I start to look out the window and to savor this experience. We are way above the cumulus clouds that define summer in Florida. It is quiet. I take a deep breath, but before I can exhale, Mike points out that we’re only 200 nm away from Asheville and isn’t it about time to pick up the ATIS? What? 200 out? I can’t believe it, but at 470 knots, we’ll be there in less than a half-hour. Man.
I get the ATIS, struggle to get the approach into the FMS and brief the approach. Mike has done this a million times, and even though he’s figured out that he’s single pilot, he seems to be enjoying the trip. He sure is patient with me. I vow to be more patient with the next surgical intern I come across.
Mike briefs the turn-off taxiway that will deposit us right in front of the FBO. Jeez, that is pretty advanced thinking for this first officer. Soon we’re on the ILS, and I notice that our airspeed varies by maybe a knot from our Vref plus 5. One thing is for sure: I am going to learn a lot about flying from Mike Bronisz.
Now, you are wondering if I could land this thing if something happened to Mike. My cautious answer is “yes,” and I bet it wouldn’t be that bad. Like any other craft, aviation is part book learning, part experience and part passion. At the moment I can claim two out of three.
Mike greases us on again. We taxi into the waiting arms of the line guys, and before I can get unhooked from my seat belt, an SUV pulls up. I manage to open the door without falling out (a major peril for novice Lear pilots). To make myself useful, I head to the back to wrestle the luggage out to the waiting line guys. One thing I never learned from flying my own airplanes is how much a Lear crew is dependent on the line crew; from coffee to baggage to a quick turn, my first day at work made me a better tipper.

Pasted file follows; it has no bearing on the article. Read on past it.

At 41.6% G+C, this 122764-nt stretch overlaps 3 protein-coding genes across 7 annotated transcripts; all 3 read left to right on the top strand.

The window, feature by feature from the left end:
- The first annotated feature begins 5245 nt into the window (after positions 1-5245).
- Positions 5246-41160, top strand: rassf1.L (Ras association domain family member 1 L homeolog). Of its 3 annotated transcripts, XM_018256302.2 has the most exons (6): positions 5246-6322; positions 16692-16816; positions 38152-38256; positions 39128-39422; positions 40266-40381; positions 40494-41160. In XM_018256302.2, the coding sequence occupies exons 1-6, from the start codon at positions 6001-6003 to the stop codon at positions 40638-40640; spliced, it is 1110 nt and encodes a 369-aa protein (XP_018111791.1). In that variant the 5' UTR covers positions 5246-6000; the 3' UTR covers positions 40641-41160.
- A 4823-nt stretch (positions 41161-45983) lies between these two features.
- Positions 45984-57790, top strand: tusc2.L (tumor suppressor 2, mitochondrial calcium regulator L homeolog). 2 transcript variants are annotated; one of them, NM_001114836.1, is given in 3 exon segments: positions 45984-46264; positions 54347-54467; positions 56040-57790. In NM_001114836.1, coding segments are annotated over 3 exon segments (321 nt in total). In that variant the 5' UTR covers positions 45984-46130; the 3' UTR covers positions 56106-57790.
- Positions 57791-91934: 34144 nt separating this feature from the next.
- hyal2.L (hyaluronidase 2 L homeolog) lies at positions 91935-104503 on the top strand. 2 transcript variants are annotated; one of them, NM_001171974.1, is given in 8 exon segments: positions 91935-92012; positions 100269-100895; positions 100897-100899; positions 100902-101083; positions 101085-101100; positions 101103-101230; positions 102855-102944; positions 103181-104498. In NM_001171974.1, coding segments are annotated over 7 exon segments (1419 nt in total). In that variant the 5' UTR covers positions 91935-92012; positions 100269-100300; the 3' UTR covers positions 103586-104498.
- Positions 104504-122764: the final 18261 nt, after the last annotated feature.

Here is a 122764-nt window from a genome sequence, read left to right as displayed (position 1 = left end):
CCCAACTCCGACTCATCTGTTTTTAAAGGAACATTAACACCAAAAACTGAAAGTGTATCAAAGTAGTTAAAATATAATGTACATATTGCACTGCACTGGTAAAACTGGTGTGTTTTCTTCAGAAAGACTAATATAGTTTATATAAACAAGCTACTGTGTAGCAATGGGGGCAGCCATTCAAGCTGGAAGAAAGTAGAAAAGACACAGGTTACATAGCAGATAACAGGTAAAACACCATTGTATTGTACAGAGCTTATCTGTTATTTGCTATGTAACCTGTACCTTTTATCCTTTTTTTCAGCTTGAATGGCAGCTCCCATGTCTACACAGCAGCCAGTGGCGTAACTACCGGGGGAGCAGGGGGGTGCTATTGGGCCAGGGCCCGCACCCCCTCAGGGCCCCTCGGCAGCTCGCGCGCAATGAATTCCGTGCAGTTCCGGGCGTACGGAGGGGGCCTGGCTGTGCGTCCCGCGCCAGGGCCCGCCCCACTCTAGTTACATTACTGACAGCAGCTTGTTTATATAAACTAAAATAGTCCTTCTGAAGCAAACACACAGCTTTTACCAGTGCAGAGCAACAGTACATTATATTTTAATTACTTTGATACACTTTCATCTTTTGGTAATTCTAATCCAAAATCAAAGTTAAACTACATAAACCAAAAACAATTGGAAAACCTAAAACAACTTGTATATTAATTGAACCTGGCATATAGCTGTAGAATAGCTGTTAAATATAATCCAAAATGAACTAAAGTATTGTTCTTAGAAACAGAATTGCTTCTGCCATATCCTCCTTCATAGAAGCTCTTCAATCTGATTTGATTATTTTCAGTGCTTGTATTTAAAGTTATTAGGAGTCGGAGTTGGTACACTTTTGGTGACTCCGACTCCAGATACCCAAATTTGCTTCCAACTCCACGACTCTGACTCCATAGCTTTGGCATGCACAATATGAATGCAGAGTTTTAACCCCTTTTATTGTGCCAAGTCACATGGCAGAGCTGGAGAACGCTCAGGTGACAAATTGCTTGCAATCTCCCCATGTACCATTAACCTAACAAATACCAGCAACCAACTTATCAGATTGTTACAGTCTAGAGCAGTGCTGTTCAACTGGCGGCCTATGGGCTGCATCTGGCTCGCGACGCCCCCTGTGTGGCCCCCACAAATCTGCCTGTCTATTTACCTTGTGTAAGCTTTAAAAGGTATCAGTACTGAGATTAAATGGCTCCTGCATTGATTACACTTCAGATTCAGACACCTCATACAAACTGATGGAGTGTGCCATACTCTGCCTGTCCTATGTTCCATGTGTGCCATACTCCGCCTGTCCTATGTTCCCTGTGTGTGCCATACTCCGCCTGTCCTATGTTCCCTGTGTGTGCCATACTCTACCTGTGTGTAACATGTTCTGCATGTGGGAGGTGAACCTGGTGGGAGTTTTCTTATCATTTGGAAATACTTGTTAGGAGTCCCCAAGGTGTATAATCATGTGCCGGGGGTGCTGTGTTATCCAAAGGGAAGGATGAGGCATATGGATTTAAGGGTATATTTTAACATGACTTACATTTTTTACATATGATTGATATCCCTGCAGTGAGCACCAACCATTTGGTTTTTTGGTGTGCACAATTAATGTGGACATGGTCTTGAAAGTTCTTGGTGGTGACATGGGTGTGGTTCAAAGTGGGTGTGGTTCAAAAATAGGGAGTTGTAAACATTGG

As our passengers disappear around the corner, I place the tail stand in the proper location and affix the pitot covers. I close and lock the Raisbeck locker. I’m exhausted.
Once in the FBO I enjoy being in uniform. It reminds me of my first day in the Army when I put on my captain’s uniform for the first time. I feel like standing a little taller. Dehydrated, I consume about 3 gallons of water and a few hot coffees despite the ambient temperature that pushes 90 degrees F. In a little while we’ll take the van ride over to the terminal and begin our 6½-hour trek to retrace what we just did in an hour and four minutes.
But wait. Mike is on the phone with our dispatch folks. There is a chance we may deadhead the Lear back to KPIE. Instead of arriving at Tampa across the bay from PIE at 10:30 at night, we may take our private jet right back to our waiting cars in time for dinner. Next month I’ll tell you how it turns out and what the education of one FO is really like.